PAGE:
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BusinessDay

How rate hikes, weaker naira hurt FMCG firms

Challenges facing Nigeria’s FMCG sector

A combination of rising interest rates and naira devaluation dealt a severe blow to the financials of many fast-moving consumer goods (FMCG) firms as their borrowing costs skyrocketed in the first half of the year.

BusinessDay analysis of the data from their financial statements show that the total finance cost of 10 FMCG firms rose by 469.4 percent to N376.4 billion in H1 2023 from N66.1 billion in the same period of last year.

The firms are Nestle Nigeria, Unilever Nigeria, Cadbury Nigeria, BUA Foods, Nascon Allied Industries, Dangote Sugar Refinery, Nigerian Breweries, Guinness Nigeria, International Breweries and Champion Breweries.

Finance costs, also known as the cost of finances, are costs, interests, and other charges involved in the borrowing of money to build or purchase assets.

Analysts say the increase in finance cost is as a result of the naira devaluation in June and the rise in the benchmark interest rate, also known as Monetary Policy Rate, which has been raised by 725 basis points to 18.75 percent since May last year.

This puts more pressure on the margins of FMCG companies, already dealing with double-digit inflation rate and weak purchasing power of cash-strapped consumers.

“The movement in interest rate and the devaluation impact are the two major elements that are affecting the cost of securing finance for the FMCG firms,” Abiodun Keripe, managing director at Afrinvest Consulting Limited, said.

He said the companies’ bottom-line will be weaker and margins will become slimmer, thereby affecting their profitability. “Volumes may not rise quite aggressively or revenue may not increase at a faster pace.”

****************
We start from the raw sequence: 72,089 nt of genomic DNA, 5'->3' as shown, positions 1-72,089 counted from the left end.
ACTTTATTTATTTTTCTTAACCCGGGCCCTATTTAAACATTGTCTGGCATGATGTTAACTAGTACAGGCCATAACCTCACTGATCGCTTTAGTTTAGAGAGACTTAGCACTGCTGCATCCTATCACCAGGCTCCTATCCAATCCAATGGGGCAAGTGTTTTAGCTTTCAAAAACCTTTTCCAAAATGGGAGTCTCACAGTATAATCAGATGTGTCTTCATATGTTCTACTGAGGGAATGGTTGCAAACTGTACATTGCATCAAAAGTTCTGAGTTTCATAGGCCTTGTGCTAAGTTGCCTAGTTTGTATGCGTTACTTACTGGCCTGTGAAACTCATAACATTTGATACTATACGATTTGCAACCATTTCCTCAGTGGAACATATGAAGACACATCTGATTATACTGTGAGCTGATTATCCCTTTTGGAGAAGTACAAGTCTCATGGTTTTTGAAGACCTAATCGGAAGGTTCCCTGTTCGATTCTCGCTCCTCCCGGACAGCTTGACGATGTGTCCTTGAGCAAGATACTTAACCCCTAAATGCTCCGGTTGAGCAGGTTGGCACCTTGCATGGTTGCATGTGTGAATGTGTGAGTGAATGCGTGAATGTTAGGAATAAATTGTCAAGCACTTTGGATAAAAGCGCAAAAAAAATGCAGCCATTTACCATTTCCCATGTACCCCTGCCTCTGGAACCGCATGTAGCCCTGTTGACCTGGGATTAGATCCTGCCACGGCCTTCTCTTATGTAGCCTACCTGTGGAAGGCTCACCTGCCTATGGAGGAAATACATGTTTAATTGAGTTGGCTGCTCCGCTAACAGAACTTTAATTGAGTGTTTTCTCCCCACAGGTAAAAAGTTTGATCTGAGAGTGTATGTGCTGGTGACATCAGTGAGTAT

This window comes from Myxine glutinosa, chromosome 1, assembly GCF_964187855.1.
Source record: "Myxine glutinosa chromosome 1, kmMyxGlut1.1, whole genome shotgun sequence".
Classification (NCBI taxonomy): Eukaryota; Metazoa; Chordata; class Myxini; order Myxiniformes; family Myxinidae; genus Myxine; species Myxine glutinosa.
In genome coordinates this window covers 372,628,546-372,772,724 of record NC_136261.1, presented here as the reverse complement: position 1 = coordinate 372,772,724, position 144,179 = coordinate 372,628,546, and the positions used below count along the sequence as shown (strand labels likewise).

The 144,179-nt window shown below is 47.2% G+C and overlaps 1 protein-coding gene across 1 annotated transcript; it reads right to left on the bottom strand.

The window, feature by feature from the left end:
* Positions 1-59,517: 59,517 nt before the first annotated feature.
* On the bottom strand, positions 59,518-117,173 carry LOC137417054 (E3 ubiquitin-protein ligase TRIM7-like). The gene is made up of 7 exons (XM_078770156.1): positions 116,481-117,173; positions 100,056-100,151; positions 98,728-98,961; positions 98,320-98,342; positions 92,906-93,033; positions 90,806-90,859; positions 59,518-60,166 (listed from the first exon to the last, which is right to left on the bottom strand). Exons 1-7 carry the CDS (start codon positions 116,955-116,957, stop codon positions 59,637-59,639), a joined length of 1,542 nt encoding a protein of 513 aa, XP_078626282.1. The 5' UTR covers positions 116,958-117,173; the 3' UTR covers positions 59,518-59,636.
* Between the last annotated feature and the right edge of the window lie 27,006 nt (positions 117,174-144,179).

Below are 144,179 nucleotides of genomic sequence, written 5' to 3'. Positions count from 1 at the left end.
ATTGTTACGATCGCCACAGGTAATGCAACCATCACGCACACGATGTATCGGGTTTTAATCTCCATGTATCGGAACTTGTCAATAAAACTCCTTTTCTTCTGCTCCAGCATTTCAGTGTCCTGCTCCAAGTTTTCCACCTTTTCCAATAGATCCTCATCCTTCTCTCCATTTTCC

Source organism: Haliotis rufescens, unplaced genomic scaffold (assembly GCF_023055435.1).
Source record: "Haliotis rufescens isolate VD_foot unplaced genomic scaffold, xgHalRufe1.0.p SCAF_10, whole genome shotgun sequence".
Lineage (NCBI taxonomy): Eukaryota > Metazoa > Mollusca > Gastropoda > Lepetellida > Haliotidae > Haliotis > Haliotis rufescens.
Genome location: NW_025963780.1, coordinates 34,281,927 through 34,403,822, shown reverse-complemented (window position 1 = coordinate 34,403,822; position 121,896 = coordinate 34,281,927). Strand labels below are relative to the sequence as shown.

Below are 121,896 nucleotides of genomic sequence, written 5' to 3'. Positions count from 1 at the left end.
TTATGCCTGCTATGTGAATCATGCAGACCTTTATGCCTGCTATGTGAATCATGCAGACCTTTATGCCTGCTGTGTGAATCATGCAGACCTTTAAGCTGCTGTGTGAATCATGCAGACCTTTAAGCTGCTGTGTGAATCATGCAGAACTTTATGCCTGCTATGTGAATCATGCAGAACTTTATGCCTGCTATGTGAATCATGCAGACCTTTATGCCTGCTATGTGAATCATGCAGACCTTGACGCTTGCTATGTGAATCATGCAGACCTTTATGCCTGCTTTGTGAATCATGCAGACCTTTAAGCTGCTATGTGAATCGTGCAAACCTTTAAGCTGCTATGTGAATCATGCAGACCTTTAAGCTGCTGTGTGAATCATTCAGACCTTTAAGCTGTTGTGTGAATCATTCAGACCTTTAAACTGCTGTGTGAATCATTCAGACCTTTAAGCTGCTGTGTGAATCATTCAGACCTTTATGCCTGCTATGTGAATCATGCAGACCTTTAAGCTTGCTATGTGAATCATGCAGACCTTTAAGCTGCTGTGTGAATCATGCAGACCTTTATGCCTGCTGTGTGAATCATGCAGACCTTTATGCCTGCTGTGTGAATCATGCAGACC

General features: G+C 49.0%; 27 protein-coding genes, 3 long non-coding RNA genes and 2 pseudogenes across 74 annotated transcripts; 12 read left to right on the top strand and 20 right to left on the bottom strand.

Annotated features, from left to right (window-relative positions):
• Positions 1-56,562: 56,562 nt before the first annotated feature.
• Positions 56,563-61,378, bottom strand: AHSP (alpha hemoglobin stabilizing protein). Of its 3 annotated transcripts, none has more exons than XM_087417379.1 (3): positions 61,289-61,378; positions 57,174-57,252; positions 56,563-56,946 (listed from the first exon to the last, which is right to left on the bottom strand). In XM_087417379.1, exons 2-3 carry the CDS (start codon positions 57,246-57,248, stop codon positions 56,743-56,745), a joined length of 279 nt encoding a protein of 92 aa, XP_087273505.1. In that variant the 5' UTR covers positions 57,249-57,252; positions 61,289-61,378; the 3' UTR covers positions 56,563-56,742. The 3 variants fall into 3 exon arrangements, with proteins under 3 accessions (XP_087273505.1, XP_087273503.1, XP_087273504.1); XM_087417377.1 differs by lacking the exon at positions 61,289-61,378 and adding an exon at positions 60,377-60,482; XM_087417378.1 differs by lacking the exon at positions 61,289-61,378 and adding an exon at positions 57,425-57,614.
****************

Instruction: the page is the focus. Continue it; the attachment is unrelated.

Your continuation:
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Israel Odubola, a Lagos-based research economist, said the over fivefold increase in borrowing costs shows that some of the companies had foreign currency-denominated loans in their books and by the time the naira was devalued, it increased the naira value of those debt obligations.

“Finance cost is a deduction in an income statement. So, it will weigh on the profitability, which is what is happening. Most of the companies that are multinationals are badly affected because they had FX exposure. Had it been they took local loans, the increment in finance cost will not be up to that,” he added.

Dangote Sugar, Cadbury, three others post N132bn loss

A breakdown of the data shows that Cadbury Nigeria recorded the biggest increase in finance cost of 22,394.9 percent to N21.8 billion from N96.7 million. Guinness Nigeria saw its finance cost jump by 2,401.9 percent to N53.3 billion from N2.13 billion.

The finance cost of Nestle Nigeria surged by 1,878.2 percent to N137.73 billion. Dangote Sugar’s finance cost rose by 1,140.2 percent to N90.7 billion, while that of Nigerian Breweries increased by 262.5 percent to N11.2 billion.

Others are Unilever Nigeria, whose finance cost grew by 135.6 percent; International Breweries, 127.9 percent; Nascon, 119.4 percent; BUA Foods, 54.0 percent; and Champion Breweries, 12.7 percent.

“Finance cost means that you raise naira to pay for dollars used to import raw materials. The dollar will remain the same but the naira needed to finance it increased. This is why some of them declared heavy losses,” Gabriel Idahosa, deputy president of Lagos Chamber of Commerce and Industry, said.

He added that coupled with the high cost of energy, manufacturers are not having it easy at all.

Further analysis of the companies’ financial statements revealed that five of them – Guinness Nigeria, Dangote Sugar, International Breweries, Nigerian Breweries and Cadbury Nigeria – reported a combined loss of N131.9 billion in H1 2023, compared with a profit of N57.3 billion a year earlier.